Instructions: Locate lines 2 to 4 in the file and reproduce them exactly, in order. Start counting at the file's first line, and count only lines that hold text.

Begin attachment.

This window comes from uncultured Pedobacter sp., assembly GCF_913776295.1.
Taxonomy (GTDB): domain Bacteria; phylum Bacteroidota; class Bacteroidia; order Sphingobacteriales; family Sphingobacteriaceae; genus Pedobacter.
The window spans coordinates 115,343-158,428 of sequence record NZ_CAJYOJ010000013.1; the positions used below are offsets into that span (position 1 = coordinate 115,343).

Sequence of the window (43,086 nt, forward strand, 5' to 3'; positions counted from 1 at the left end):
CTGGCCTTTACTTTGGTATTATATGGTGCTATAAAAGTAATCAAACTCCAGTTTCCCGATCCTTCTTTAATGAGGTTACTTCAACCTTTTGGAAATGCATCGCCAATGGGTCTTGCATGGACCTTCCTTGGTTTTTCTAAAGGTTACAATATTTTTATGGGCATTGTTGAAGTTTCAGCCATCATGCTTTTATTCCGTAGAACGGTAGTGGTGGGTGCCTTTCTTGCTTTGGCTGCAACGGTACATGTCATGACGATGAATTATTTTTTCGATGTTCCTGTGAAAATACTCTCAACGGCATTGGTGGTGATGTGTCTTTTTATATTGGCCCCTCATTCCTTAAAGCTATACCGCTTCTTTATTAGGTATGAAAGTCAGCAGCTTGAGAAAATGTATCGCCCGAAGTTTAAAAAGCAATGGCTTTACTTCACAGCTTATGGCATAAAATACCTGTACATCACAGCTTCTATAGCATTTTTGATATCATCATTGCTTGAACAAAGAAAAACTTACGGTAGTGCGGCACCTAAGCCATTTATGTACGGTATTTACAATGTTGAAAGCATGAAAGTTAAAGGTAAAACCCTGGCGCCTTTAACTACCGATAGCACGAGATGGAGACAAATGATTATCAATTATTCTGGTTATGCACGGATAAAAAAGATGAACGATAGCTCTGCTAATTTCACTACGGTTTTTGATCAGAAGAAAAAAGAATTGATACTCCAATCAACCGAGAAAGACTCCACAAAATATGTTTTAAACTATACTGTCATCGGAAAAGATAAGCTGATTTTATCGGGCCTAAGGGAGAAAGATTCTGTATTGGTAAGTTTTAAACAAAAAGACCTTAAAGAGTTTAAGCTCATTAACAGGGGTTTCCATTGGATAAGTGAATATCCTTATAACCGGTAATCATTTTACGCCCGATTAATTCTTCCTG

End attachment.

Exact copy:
Taxonomy (GTDB): domain Bacteria; phylum Bacteroidota; class Bacteroidia; order Sphingobacteriales; family Sphingobacteriaceae; genus Pedobacter.
The window spans coordinates 115,343-158,428 of sequence record NZ_CAJYOJ010000013.1; the positions used below are offsets into that span (position 1 = coordinate 115,343).

Sequence of the window (43,086 nt, forward strand, 5' to 3'; positions counted from 1 at the left end):